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Can J Cardiol. 2017 Jan;33(1):1-16. doi: 10.1016/j.cjca.2016.10.021. Epub 2016 Nov 3.

Canadian Cardiovascular Society/Canadian Cardiovascular Critical Care Society/Canadian Association of Interventional Cardiology Position Statement on the Optimal Care of the Postarrest Patient.

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Vancouver General Hospital, University of British Columbia, Vancouver, British Columbia, Canada. Electronic address:
Mazankowski Heart Institute, University of Alberta, Edmonton, Alberta, Canada.
Hamilton General Hospital, McMaster University, Hamilton, Ontario, Canada.
St Boniface General Hospital, University of Manitoba, Winnipeg, Manitoba, Canada.
Hôpital du Sacré-Coeur de Montréal, Université de Montréal, Montréal, Quebec, Canada.
Montreal Heart Institute, Université de Montréal, Montréal, Quebec, Canada.
Queen Elizabeth II Health Sciences Center, Dalhousie University, Halifax, Nova Scotia, Canada.
University Health Network, University of Toronto, Toronto, Ontario, Canada.
Libin Cardiovascular Institute, University of Calgary, Calgary, Alberta, Canada.
University of Ottawa, Ottawa, Ontario, Canada.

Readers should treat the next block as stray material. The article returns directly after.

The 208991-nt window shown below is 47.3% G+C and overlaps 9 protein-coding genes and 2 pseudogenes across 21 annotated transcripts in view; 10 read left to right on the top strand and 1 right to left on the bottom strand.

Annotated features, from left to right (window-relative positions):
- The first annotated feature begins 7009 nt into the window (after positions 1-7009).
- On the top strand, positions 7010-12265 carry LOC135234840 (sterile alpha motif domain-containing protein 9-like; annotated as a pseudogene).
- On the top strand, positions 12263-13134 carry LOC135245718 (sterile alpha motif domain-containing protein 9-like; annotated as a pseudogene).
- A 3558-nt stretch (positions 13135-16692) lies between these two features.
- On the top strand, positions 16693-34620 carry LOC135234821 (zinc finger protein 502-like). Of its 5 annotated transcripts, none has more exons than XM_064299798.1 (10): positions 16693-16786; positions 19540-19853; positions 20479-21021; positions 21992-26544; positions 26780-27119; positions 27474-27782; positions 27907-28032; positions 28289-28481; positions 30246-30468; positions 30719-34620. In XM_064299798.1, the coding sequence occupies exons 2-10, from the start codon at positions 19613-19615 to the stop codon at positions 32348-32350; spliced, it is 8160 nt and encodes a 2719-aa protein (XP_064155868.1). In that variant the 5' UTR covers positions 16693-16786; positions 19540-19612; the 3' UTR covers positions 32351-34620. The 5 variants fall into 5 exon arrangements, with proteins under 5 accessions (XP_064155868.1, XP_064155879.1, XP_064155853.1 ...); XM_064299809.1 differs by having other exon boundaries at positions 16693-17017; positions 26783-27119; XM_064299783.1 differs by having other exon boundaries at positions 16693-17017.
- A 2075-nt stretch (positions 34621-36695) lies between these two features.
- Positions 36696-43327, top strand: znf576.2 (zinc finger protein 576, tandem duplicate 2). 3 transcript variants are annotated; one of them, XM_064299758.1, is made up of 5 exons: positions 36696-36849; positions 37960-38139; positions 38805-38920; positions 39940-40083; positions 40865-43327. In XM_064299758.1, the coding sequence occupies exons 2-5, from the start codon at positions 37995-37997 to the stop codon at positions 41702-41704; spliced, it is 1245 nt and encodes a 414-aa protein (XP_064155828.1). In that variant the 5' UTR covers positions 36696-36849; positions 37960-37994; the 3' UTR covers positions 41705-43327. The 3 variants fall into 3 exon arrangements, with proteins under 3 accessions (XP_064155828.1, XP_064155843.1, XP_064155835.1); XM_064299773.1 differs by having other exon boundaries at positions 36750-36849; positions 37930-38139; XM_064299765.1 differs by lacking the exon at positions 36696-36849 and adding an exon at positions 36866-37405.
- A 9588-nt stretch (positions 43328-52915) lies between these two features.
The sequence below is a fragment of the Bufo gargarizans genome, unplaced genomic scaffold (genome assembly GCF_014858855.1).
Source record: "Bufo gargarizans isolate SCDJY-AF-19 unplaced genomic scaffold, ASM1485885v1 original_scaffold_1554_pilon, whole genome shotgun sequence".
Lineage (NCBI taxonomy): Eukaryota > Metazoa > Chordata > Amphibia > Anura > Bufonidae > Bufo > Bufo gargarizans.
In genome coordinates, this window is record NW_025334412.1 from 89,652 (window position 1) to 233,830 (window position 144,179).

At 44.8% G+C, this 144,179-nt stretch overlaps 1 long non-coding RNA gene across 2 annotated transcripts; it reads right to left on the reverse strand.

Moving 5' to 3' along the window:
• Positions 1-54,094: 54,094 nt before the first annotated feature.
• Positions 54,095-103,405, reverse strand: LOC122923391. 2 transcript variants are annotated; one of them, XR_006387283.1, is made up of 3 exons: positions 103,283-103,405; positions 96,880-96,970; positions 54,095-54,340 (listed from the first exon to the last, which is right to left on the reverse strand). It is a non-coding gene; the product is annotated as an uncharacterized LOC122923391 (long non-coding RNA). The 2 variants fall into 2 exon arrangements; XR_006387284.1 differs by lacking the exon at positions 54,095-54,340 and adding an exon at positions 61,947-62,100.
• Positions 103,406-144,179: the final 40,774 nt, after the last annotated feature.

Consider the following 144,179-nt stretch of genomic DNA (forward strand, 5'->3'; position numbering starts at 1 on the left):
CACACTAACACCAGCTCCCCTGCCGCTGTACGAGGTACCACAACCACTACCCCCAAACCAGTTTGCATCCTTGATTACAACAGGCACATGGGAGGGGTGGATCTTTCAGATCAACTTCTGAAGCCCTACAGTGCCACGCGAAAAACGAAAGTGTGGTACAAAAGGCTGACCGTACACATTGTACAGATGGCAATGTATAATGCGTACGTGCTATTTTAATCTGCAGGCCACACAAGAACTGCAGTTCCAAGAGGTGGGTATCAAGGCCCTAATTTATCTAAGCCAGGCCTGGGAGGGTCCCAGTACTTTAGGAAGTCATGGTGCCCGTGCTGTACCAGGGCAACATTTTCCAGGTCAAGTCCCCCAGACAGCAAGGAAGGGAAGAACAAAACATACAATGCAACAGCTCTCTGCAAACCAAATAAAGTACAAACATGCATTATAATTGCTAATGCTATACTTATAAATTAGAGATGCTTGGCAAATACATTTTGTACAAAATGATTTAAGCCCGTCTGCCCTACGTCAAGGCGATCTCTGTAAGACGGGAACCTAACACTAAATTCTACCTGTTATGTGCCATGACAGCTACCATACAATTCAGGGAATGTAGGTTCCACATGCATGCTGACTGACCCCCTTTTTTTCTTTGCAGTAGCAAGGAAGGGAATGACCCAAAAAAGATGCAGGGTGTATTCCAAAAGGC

Ottawa Heart Institute, University of Ottawa, Ottawa, Ontario, Canada.


Out of hospital cardiac arrest (OHCA) is associated with a low rate of survival to hospital discharge and high rates of neurological morbidity among survivors. Programmatic efforts to institute and integrate OHCA best care practices from the bystander response through to the in-hospital phase have been associated with improved patient outcomes. This Canadian Cardiovascular Society position statement was developed to provide comprehensive yet practical recommendations to guide the in-hospital care of OHCA patients. Using the Grading of Recommendations Assessment, Development, and Evaluation (GRADE) system recommendations have been generated. Recommendations on initial care delivery on the basis of presenting rhythm, appropriate use of targeted temperature management, postarrest angiography, and revascularization in the initial phase of care of the OHCA patient are detailed within this statement. In addition, further description of best practices on sedation, use of neuromuscular blockade, oxygenation targets, hemodynamic monitoring, and blood product transfusion triggers in the critical care environment are contained in this document. Last, discussion of optimal care systems for the OHCA patient is provided. These guidelines aim to serve as a practical guide to optimize the in-hospital care of survivors of cardiac arrest and encourage the adoption of "best practice" protocols and treatment pathways. Emphasis is placed on integrating these aspects of in-hospital care as part of a postarrest "care bundle." It is hoped that this position statement can assist all medical professionals who treat survivors of cardiac arrest.

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